(This article belongs to the Special Issue Nutrition, Circadian Disruption and Cardiometabolic Health)
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Article
Face Validity of Observed Meal Patterns Reported with 7-Day Diet Diaries in a Large Population-Based Cohort Using Diurnal Variation in Concentration Biomarkers of Dietary Intake
Nutrients 2022, 14(2), 238; https://doi.org/10.3390/nu14020238 - 06 Jan 2022
Viewed by 593
Abstract
In a cross-sectional analysis of a population-based cohort (United Kingdom, N = 21,318, 1993–1998), we studied how associations between meal patterns and non-fasting triglyceride and glucose concentrations were influenced by the hour of day at which the blood sample was collected to ascertain [...] Read more.
In a cross-sectional analysis of a population-based cohort (United Kingdom, N = 21,318, 1993–1998), we studied how associations between meal patterns and non-fasting triglyceride and glucose concentrations were influenced by the hour of day at which the blood sample was collected to ascertain face validity of reported meal patterns, as well as the influence of reporting bias (assessed using formula of energy expenditure) on this association. Meal size (i.e., reported energy content), mealtime and meal frequency were reported using pre-structured 7-day diet diaries. In ANCOVA, sex-specific means of biomarker concentrations were calculated by hour of blood sample collection for quartiles of reported energy intake at breakfast, lunch and dinner (meal size). Significant interactions were observed between breakfast size, sampling time and triglyceride concentrations and between lunch size, sampling time and triglyceride, as well as glucose concentrations. Those skipping breakfast had the lowest triglyceride concentrations in the morning and those skipping lunch had the lowest triglyceride and glucose concentrations in the afternoon, especially among acceptable energy reporters. Eating and drinking occasion frequency was weakly associated with glucose concentrations in women and positively associated with triglyceride concentrations in both sexes; stronger associations were observed for larger vs. smaller meals and among acceptable energy reporters. Associations between meal patterns and concentration biomarkers can be observed when accounting for diurnal variation and underreporting. These findings support the use of 7-day diet diaries for studying associations between meal patterns and health. Full article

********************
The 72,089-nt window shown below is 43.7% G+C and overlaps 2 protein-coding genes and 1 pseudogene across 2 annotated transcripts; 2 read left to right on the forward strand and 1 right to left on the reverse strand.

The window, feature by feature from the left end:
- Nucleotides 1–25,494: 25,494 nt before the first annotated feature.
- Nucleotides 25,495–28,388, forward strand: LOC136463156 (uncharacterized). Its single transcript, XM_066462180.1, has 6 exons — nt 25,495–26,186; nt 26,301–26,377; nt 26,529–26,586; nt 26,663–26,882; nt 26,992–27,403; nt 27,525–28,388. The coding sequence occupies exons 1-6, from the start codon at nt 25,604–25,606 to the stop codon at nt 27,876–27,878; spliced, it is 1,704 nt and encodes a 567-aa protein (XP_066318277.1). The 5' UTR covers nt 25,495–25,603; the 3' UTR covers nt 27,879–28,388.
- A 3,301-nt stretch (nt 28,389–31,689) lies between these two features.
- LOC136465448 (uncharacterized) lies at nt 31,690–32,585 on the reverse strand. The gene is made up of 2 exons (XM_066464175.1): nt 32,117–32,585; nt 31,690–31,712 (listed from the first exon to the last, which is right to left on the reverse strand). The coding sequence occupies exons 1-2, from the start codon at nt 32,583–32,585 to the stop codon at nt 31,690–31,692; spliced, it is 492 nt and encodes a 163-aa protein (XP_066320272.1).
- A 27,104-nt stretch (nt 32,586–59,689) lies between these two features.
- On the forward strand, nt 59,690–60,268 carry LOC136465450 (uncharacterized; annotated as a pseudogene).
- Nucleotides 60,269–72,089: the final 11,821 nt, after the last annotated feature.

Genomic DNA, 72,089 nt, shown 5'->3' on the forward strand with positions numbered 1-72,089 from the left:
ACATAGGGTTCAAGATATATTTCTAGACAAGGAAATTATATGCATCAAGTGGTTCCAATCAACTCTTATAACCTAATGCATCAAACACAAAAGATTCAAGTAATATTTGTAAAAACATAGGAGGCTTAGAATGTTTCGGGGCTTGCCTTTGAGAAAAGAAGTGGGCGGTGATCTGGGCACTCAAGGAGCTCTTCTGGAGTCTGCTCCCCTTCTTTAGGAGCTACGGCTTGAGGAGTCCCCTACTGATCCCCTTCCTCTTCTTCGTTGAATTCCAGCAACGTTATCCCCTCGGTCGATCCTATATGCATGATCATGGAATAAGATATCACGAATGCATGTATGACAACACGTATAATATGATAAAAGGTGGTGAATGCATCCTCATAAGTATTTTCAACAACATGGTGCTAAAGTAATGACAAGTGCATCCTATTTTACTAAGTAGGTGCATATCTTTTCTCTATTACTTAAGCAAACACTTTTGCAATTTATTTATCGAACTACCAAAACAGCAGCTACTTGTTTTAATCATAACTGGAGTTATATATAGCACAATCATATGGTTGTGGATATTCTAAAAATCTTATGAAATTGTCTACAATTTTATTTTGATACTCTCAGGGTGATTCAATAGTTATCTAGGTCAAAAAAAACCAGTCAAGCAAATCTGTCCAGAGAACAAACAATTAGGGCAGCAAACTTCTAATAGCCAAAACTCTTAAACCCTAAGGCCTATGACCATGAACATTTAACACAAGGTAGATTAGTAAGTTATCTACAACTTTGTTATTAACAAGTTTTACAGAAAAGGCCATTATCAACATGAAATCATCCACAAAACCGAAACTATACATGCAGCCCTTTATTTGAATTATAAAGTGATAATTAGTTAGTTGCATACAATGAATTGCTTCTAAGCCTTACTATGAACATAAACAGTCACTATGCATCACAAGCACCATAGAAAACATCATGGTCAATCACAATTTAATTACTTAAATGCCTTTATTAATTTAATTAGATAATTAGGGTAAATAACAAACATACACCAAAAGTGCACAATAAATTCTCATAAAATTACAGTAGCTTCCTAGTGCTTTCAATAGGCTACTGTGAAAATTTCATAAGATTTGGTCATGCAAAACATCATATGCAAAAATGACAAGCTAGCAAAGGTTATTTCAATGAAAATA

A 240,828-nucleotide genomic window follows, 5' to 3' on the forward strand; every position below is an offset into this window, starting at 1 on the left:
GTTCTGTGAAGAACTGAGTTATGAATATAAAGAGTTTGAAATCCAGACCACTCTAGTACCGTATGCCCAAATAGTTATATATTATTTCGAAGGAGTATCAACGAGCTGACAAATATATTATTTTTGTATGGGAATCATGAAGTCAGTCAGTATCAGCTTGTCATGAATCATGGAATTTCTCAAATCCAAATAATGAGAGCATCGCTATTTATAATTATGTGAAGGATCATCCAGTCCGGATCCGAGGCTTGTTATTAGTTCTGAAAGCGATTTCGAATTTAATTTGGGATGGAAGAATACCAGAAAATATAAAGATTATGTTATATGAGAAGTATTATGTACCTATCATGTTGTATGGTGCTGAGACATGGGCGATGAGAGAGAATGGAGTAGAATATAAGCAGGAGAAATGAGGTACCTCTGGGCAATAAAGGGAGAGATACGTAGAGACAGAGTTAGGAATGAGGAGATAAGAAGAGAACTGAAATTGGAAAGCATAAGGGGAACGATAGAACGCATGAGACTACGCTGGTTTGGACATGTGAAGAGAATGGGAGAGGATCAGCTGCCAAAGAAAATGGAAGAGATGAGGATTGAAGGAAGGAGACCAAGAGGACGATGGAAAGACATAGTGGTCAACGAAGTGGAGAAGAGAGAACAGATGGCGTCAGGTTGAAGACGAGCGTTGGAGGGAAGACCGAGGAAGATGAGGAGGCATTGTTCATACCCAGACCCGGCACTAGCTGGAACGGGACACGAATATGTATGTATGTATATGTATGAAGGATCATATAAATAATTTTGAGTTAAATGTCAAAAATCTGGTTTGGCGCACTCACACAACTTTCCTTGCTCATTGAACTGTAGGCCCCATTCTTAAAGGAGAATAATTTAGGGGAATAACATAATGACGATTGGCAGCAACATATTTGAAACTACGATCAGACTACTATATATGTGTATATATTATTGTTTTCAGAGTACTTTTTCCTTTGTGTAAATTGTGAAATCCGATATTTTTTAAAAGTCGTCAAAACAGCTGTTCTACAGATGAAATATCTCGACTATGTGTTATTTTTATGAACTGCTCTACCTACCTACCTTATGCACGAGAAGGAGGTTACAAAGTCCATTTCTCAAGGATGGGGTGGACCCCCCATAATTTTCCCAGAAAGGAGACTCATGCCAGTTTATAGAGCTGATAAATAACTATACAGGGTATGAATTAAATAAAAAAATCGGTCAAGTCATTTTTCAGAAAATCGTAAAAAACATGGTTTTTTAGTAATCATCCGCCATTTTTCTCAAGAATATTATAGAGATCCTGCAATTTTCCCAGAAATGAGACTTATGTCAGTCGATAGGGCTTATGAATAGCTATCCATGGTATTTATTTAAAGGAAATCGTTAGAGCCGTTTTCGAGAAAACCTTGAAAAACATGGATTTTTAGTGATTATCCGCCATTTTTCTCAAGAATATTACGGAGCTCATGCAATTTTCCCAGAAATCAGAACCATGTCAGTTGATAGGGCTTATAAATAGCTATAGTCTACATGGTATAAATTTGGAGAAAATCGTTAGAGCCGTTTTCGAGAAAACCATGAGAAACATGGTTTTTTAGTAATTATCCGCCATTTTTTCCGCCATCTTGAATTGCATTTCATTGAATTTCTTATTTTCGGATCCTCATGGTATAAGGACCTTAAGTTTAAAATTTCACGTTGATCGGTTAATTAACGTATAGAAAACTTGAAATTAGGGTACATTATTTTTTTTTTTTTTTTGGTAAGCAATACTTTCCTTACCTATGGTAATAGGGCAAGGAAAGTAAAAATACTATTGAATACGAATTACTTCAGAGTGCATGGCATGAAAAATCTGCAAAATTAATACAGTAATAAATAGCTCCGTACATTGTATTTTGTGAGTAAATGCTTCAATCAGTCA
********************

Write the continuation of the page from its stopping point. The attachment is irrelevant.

(This article belongs to the Special Issue Nutrition, Circadian Disruption and Cardiometabolic Health)
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Article
Time-Restricted Feeding in Mice Prevents the Disruption of the Peripheral Circadian Clocks and Its Metabolic Impact during Chronic Jetlag
Nutrients 2021, 13(11), 3846; https://doi.org/10.3390/nu13113846 - 28 Oct 2021
Cited by 3 | Viewed by 1338
Abstract
We used time-restricted feeding (TRF) to investigate whether microbial metabolites and the hunger hormone ghrelin can become the dominant entraining factor during chronic jetlag to prevent disruption of the master and peripheral clocks, in order to promote health. Therefore, hypothalamic clock gene and [...] Read more.
We used time-restricted feeding (TRF) to investigate whether microbial metabolites and the hunger hormone ghrelin can become the dominant entraining factor during chronic jetlag to prevent disruption of the master and peripheral clocks, in order to promote health. Therefore, hypothalamic clock gene and Agrp/Npy mRNA expression were measured in mice that were either chronically jetlagged and fed ad libitum, jetlagged and fed a TRF diet, or not jetlagged and fed a TRF diet. Fecal short-chain fatty acid (SCFA) concentrations, plasma ghrelin and corticosterone levels, and colonic clock gene mRNA expression were measured. Preventing the disruption of the food intake pattern during chronic jetlag using TRF restored the rhythmicity in hypothalamic clock gene mRNA expression of Reverbα but not of Arntl. TRF countered the changes in plasma ghrelin levels and in hypothalamic Npy mRNA expression induced by chronic jetlag, thereby reestablishing the food intake pattern. Increase in body mass induced by chronic jetlag was prevented. Alterations in diurnal fluctuations in fecal SCFAs during chronic jetlag were prevented thereby re-entraining the rhythmic expression of peripheral clock genes. In conclusion, TRF during chronodisruption re-entrains the rhythms in clock gene expression and signals from the gut that regulate food intake to normalize body homeostasis. Full article